For the third time, Music Director Robin Ticciati has selected the format of a compact, fourday festival to approach a topic from various angles over the course of two weekends. The idea arose from reflections on the connection to society of one’s own actions, from grappling with the psychological strain that people are exposed to today through continuous communication and the momentum of modern systems.
What can classical music bring about in this context? Does it offer a refuge, relaxation and regeneration, perhaps even creative energy? As a general rule, music does not formulate conclusive answers; it tends instead to expand on various aspects of questions. It sets its own pace; it is a vis-à-vis to the everyday world, a place of longing and a connecting factor for religious, mythical, ideological or fantastic ideas. How have composers grappled with the unknown, how have they dealt with crises? What role do traditions play in this, tangible and living traditions, as well as those that are still a long way off?
The festival’s title has very deliberately been left in English. On the one hand, this is because the word “healing” has a much greater radius of significance than the German word “Heilung”. On the other, the National Socialists melted the latter term into their racial ideology without any ado with their nationalist interpretation of it. “Healing” includes overtones of what would be designated “Versöhnung” (reconciliation) or “Erlösung” (redemption) in German.
»The music at the end of ›Tristan and Isolde‹ is a music of rapture.«
The Festival Programme
The first concert on 17 March raises such questions. It touches on old myths and tales, with Harrison Birtwistle portraying the ancient god Pan as nightmare of the animals, John Dowland practicing the bittersweet experiencing of melancholy, Ernest Bloch having King Solomon speak to his people. Ultimately, it follows the magical instrument of Central Asian overtone singing to Stravinsky’s ‘Le sacre du printemps’.
The second programme on 18 March is kept in a contemplative, meditative state, a night concert at a later hour. Arvo Pärt and Pēteris Vasks were part of that quiet revolution that also changed musical consciousness in the West. The unity of art and faith is no less close in the contemporary John Tavener than it was centuries ago in Johann Sebastian Bach and Hildegard von Bingen.
The third programme on 25 March touches the border between life and the next world. The religious experience that leads out of this world conveyed itself to Olivier Messiaen as an event of light and sound. For Alexander Scriabin, who was close to theosophy for a while, it culminated in ecstasy. That Alban Berg concluded his violin concerto with variations on a Bach chorale also represents an attempt to find the transition into another world musically.
The last programme on 26 March places two narratives of transfiguration in contrast. Jonathan Harvey attempts in ‘… towards a Pure Land’ to create a likeness of the state that some call Nirvana, others Paradise or Elysium. And the music at the end of Richard Wagner’s ‘Tristan und Isolde’ is a music of rapture, quasi of the transformation of love into another, no longer hostile world. It does not refer to an end.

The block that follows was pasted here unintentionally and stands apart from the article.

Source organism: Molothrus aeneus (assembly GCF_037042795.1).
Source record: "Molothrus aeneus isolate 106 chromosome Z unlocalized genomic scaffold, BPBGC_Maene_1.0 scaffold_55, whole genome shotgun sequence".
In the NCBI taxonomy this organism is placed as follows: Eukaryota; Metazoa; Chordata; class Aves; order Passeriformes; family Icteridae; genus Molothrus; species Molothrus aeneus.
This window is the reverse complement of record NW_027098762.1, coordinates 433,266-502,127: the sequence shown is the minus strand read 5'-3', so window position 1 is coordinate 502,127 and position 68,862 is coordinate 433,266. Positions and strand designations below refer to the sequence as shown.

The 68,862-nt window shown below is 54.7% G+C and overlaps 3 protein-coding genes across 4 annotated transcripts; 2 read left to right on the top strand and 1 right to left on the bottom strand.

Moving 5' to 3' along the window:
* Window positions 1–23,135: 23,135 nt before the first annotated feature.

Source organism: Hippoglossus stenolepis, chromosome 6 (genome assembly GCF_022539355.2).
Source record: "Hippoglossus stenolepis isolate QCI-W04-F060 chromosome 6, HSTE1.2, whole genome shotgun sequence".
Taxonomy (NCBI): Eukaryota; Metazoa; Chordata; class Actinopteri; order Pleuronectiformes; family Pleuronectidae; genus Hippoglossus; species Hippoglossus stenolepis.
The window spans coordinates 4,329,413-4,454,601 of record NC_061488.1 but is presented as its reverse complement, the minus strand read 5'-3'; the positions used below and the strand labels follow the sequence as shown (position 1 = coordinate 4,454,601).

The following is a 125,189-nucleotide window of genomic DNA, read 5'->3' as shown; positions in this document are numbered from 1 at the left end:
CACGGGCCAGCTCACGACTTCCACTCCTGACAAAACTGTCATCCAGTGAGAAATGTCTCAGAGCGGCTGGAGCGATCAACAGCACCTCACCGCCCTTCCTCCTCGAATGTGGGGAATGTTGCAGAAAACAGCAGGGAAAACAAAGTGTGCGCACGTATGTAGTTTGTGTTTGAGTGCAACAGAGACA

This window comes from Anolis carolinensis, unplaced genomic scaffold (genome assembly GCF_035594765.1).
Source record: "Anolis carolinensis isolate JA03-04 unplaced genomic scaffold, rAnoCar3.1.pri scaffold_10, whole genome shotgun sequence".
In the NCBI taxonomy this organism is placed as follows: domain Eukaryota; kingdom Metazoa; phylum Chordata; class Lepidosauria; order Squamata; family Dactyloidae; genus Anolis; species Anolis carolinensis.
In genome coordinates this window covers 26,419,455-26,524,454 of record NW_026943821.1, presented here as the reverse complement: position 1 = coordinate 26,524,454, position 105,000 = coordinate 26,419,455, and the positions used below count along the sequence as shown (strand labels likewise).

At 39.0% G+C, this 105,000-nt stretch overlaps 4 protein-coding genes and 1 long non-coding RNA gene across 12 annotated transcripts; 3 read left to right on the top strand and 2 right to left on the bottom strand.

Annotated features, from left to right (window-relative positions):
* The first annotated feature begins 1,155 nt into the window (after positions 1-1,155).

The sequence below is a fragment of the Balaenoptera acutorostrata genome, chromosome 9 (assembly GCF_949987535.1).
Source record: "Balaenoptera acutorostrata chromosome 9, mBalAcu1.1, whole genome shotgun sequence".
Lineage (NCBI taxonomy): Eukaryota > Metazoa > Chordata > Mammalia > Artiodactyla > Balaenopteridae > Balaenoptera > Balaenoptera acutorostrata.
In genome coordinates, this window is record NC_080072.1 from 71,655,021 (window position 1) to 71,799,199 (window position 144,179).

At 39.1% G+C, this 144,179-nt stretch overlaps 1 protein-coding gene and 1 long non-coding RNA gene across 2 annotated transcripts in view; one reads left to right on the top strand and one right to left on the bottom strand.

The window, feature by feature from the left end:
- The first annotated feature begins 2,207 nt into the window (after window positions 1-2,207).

»What can classical music bring about? Does it offer a refuge, relaxation and regeneration, perhaps even creative energy?«
There are prominent soloists for the festival not only for Wagner, with soprano Dorothea Röschmann and tenor Michael Weinius as Tristan and Isolde, mezzo-soprano Claudia Mahnke and bass-baritones John Relyea and Shenyang. In addition, cellist Nicolas Altstaedt and violinists Veronika Eberle and Hugo Ticciati can be heard as soloists during the two weekends, as well as Gareth Lubbe and Choduraa Tumat with overtone singing.
Supporting Programme with Lectures
On the afternoon of both Saturdays, in cooperation with State Institute for Music Research (SIM), a supporting programme with lectures will accompany the festival thematically in the Curt-Sachs-Saal of the Musical Instrument Museum.
Prof. Dr. Stefan Willich (doctor, conductor, university lecturer, director of the Institute of Social Medicine, Epidemiology and Health Economy at the Charité), Prof. Dr. Mazda Adli (stress researcher, university lecturer, founder of the ‘Singing Shrinks’) and Dr. Andrea Korenjak (musicologist, psychologist and flutist, University of Vienna) will deal with the history of music therapy, the significance of music for mental health, and the thematic area of ‘Music, Medicine and Psychiatry’ on 18 March from 5 to 8 pm.
Employees of the Institute of Music Physiology and Musicians‘ Medicine in Hanover – Prof. Dr. Eckart Altenmüller (music physiologist, musicians’ doctor, flutist, institute director), Prof. Dr. med. André Lee (neurologist, musicians’ doctor) and Dr. Daniel S. Scholz (psychologist, psychotherapist, jazz musician) – will deal on 25 March from 4 to 7 pm with pain and fear when making music, as well as music-making as an art of interconnectedness from musicians’ perspective.
Admission is free; registration will take place with the Visitors’ Service.
The Festival as a Package
The four symphony concerts of the Festival are available as a Festival Package at a reduced price.
Festival-Paket: Prices for Series A, B, C, and D Series Subscribers
Subscribers to series A, B, C and D also receive their usual discount for the additional concerts in the Festival Package. One symphony concert of the Festival is already part of each of the subscription series A, B, C and D. Thus the Festival Package for subscribers to the above-mentioned series comprises only 3 concerts and is correspondingly cheaper:
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